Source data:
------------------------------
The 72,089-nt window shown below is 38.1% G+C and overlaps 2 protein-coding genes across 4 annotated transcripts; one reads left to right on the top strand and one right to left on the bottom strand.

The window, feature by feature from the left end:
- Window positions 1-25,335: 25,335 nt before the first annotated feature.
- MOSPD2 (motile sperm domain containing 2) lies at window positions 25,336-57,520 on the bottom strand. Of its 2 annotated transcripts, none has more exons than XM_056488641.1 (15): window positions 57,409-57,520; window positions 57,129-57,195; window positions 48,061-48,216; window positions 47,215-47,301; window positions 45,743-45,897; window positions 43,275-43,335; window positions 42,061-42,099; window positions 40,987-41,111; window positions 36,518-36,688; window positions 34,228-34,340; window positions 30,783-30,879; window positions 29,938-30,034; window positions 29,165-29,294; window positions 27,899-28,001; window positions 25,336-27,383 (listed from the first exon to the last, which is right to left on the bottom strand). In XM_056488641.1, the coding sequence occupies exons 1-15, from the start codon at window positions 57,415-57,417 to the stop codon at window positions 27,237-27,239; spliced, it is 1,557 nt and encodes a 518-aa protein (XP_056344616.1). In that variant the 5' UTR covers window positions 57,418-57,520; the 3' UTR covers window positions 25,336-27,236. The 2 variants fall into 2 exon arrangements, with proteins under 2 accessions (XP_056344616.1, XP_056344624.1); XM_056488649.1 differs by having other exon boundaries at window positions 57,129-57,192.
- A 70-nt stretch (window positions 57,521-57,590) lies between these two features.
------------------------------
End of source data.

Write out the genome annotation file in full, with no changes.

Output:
The 72,089-nt window shown below is 38.1% G+C and overlaps 2 protein-coding genes across 4 annotated transcripts; one reads left to right on the top strand and one right to left on the bottom strand.

The window, feature by feature from the left end:
- Window positions 1-25,335: 25,335 nt before the first annotated feature.
- MOSPD2 (motile sperm domain containing 2) lies at window positions 25,336-57,520 on the bottom strand. Of its 2 annotated transcripts, none has more exons than XM_056488641.1 (15): window positions 57,409-57,520; window positions 57,129-57,195; window positions 48,061-48,216; window positions 47,215-47,301; window positions 45,743-45,897; window positions 43,275-43,335; window positions 42,061-42,099; window positions 40,987-41,111; window positions 36,518-36,688; window positions 34,228-34,340; window positions 30,783-30,879; window positions 29,938-30,034; window positions 29,165-29,294; window positions 27,899-28,001; window positions 25,336-27,383 (listed from the first exon to the last, which is right to left on the bottom strand). In XM_056488641.1, the coding sequence occupies exons 1-15, from the start codon at window positions 57,415-57,417 to the stop codon at window positions 27,237-27,239; spliced, it is 1,557 nt and encodes a 518-aa protein (XP_056344616.1). In that variant the 5' UTR covers window positions 57,418-57,520; the 3' UTR covers window positions 25,336-27,236. The 2 variants fall into 2 exon arrangements, with proteins under 2 accessions (XP_056344616.1, XP_056344624.1); XM_056488649.1 differs by having other exon boundaries at window positions 57,129-57,192.
- A 70-nt stretch (window positions 57,521-57,590) lies between these two features.